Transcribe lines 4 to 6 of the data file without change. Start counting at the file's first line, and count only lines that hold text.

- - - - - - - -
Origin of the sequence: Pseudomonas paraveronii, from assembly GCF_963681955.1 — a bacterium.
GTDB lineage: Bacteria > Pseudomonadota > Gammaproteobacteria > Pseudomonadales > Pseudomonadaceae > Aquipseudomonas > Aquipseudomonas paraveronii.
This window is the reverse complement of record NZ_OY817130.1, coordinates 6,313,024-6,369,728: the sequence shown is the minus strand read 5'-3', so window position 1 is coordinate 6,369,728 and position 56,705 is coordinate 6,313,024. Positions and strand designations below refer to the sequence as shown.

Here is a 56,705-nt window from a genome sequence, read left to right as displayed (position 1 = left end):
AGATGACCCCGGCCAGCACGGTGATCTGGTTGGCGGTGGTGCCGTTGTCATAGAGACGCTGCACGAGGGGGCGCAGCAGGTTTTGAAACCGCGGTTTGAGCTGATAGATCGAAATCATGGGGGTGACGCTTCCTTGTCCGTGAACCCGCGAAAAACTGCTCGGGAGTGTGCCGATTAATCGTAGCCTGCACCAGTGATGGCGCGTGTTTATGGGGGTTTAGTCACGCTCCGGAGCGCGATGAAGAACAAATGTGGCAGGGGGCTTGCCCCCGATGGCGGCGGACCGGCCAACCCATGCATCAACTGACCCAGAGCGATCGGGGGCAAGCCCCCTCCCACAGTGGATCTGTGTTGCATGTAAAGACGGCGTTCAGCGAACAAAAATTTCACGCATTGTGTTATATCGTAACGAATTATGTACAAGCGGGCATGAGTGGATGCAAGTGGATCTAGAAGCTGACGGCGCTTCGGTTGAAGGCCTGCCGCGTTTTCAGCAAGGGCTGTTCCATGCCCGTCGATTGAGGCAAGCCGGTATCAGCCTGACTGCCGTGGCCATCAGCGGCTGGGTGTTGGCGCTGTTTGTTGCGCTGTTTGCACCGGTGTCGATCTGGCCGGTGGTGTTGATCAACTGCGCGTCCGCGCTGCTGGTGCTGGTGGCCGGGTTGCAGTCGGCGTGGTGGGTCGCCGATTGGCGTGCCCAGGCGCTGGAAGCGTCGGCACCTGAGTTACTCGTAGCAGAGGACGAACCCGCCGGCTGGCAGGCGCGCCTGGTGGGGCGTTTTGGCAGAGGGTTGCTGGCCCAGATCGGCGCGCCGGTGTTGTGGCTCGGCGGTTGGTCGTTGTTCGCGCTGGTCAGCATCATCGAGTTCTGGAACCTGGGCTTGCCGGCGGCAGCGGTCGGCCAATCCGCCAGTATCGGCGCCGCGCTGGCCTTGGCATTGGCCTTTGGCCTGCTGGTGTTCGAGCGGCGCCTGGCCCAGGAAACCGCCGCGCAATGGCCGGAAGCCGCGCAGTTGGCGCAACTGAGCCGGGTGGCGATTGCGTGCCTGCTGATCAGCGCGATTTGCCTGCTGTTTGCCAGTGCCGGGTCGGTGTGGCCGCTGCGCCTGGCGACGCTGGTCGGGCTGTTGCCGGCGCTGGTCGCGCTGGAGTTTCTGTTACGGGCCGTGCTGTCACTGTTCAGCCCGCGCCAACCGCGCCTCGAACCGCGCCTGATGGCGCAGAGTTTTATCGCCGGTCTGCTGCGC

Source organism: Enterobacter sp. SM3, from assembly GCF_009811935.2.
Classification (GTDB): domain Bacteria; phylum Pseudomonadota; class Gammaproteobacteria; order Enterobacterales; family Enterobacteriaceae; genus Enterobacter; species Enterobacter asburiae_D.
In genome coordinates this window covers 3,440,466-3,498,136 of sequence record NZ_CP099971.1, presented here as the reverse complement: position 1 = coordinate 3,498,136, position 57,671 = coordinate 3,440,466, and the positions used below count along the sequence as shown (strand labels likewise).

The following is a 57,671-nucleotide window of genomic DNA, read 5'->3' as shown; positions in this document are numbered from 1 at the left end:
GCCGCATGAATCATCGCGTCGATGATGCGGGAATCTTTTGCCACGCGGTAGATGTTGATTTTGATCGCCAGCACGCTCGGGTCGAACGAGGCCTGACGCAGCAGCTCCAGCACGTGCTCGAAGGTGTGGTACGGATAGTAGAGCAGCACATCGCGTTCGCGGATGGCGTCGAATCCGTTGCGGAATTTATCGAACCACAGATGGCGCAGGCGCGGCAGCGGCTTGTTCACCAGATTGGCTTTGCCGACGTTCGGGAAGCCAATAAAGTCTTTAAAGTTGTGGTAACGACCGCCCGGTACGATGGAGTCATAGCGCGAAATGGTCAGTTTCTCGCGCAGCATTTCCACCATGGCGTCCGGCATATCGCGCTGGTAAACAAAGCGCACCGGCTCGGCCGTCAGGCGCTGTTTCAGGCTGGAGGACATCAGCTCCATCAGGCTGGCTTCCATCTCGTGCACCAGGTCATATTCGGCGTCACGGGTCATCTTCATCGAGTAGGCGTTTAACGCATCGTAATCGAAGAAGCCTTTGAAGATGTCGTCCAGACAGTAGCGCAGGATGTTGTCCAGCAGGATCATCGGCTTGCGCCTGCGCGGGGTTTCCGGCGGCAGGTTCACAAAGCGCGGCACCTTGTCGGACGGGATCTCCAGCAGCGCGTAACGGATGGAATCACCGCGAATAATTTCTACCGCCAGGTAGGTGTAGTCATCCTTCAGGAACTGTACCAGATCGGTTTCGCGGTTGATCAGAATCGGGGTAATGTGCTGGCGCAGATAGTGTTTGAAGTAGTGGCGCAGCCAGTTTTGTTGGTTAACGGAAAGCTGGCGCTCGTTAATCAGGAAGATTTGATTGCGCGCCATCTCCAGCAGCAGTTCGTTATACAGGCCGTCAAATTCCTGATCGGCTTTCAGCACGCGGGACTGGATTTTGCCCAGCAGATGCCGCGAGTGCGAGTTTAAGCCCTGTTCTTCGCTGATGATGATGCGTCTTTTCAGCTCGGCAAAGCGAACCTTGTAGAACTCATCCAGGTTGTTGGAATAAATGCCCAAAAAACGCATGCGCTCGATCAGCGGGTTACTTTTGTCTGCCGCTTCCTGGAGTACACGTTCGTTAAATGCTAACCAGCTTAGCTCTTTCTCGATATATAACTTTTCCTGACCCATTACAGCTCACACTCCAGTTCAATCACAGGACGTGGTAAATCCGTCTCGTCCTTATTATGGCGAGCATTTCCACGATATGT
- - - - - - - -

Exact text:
Here is a 56,705-nt window from a genome sequence, read left to right as displayed (position 1 = left end):
AGATGACCCCGGCCAGCACGGTGATCTGGTTGGCGGTGGTGCCGTTGTCATAGAGACGCTGCACGAGGGGGCGCAGCAGGTTTTGAAACCGCGGTTTGAGCTGATAGATCGAAATCATGGGGGTGACGCTTCCTTGTCCGTGAACCCGCGAAAAACTGCTCGGGAGTGTGCCGATTAATCGTAGCCTGCACCAGTGATGGCGCGTGTTTATGGGGGTTTAGTCACGCTCCGGAGCGCGATGAAGAACAAATGTGGCAGGGGGCTTGCCCCCGATGGCGGCGGACCGGCCAACCCATGCATCAACTGACCCAGAGCGATCGGGGGCAAGCCCCCTCCCACAGTGGATCTGTGTTGCATGTAAAGACGGCGTTCAGCGAACAAAAATTTCACGCATTGTGTTATATCGTAACGAATTATGTACAAGCGGGCATGAGTGGATGCAAGTGGATCTAGAAGCTGACGGCGCTTCGGTTGAAGGCCTGCCGCGTTTTCAGCAAGGGCTGTTCCATGCCCGTCGATTGAGGCAAGCCGGTATCAGCCTGACTGCCGTGGCCATCAGCGGCTGGGTGTTGGCGCTGTTTGTTGCGCTGTTTGCACCGGTGTCGATCTGGCCGGTGGTGTTGATCAACTGCGCGTCCGCGCTGCTGGTGCTGGTGGCCGGGTTGCAGTCGGCGTGGTGGGTCGCCGATTGGCGTGCCCAGGCGCTGGAAGCGTCGGCACCTGAGTTACTCGTAGCAGAGGACGAACCCGCCGGCTGGCAGGCGCGCCTGGTGGGGCGTTTTGGCAGAGGGTTGCTGGCCCAGATCGGCGCGCCGGTGTTGTGGCTCGGCGGTTGGTCGTTGTTCGCGCTGGTCAGCATCATCGAGTTCTGGAACCTGGGCTTGCCGGCGGCAGCGGTCGGCCAATCCGCCAGTATCGGCGCCGCGCTGGCCTTGGCATTGGCCTTTGGCCTGCTGGTGTTCGAGCGGCGCCTGGCCCAGGAAACCGCCGCGCAATGGCCGGAAGCCGCGCAGTTGGCGCAACTGAGCCGGGTGGCGATTGCGTGCCTGCTGATCAGCGCGATTTGCCTGCTGTTTGCCAGTGCCGGGTCGGTGTGGCCGCTGCGCCTGGCGACGCTGGTCGGGCTGTTGCCGGCGCTGGTCGCGCTGGAGTTTCTGTTACGGGCCGTGCTGTCACTGTTCAGCCCGCGCCAACCGCGCCTCGAACCGCGCCTGATGGCGCAGAGTTTTATCGCCGGTCTGCTGCGC

Source organism: Enterobacter sp. SM3, from assembly GCF_009811935.2.